Counsel for Mr Brown submits that the starting point was too high when compared with three cases. 9 Of those three cases, only one of them ( Cavanagh v Police) was referred to the Judge at the time of sentencing. 10 That case was released close in time to Nuku v R and did not refer to it. 11 The Judge referred to counsel's submission that Cavanagh v Police was more serious than the facts of the present case but noted that this kind of offending was now governed by Nuku v R.


Guideline judgments are intended to minimise the need to trawl through other cases to obtain guidance as to an appropriate starting point. The Judge was correct to view the aggravating factors that were present as putting this offending towards the higher end of band two and to not embark on a comparison with the case relied on by counsel. Moreover, the other two cases relied on by counsel on this appeal did not involve a sustained attack as was the case here. Our assessment is that the starting point adopted was stern but not inappropriately so.


The second alleged error concerned the absence of a discount for provocation. The basis for the provocation was comments made by the complainant at a restorative justice meeting and a letter from the complainant to the Court.


The restorative justice report records the complainant as saying that she was angry and had been drinking for eight hours. It records that when she saw that the appellant had “hickies” on his neck, she was “even angrier and slapped him” and “told him that he would never see his children again”. The letter from the complainant to the Court was to similar effect. In that letter she said she was as much to blame for the events that led up to the assault, that she was extremely angry and hurt when she saw the appellant had hickies and “I knew what buttons to push to make him feel the pain I was feeling”.


The Judge considered that this was not “anywhere near reaching a threshold of provocation which could in any way mitigate” an adult male punching the complainant in the face and continuing the assault. 12 We agree. Provocation in some circumstances may reduce the culpability of the offending. It will do so where there was “serious provocation which was an operative cause of the violence inflicted by the offender, and which remained an operative cause throughout the commission of the offence”. 13 This was not that kind of situation. It was not a temporary loss of control explained by the complainant's conduct. It was a sustained and serious assault on the complainant, disproportionate to the event said to have provoked it, such that it cannot be said to be, or to have remained, an operative cause of the assault.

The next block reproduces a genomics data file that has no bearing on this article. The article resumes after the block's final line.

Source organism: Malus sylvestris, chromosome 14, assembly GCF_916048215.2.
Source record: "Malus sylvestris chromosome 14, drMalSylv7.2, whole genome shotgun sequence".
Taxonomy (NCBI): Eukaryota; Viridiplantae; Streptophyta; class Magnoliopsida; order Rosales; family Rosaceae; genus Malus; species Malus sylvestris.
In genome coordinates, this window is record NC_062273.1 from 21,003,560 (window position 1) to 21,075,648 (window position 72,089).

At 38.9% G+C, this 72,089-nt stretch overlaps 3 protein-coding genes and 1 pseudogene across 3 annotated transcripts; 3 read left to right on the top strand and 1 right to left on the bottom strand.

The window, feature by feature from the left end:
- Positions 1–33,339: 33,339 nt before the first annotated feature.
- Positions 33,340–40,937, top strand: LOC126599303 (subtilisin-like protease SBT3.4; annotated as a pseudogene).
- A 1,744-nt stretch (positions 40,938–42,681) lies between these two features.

The third alleged error concerned the eight month uplift. The Judge considered that this was appropriate because the appellant had two convictions for violence against the complainant and the present offending occurred when the appellant was subject to supervision for the most recent of those offences. The Judge considered that the close connection of those matters with the present offending warranted an uplift of 25 per cent on the starting point. He described this uplift as being generous to the appellant.


Counsel for Mr Brown submits that this uplift was disproportionate to the sentences imposed for the previous offending. 14 The two offences the Judge relied on as justifying the uplift were a common assault on 19 February 2012 for which, together with an assault on a police officer, one year's supervision was imposed; and male assaults female on 26 July 2010 for which community work and supervision were imposed. Counsel says that it was wrong for the Judge to impose an uplift of eight months'...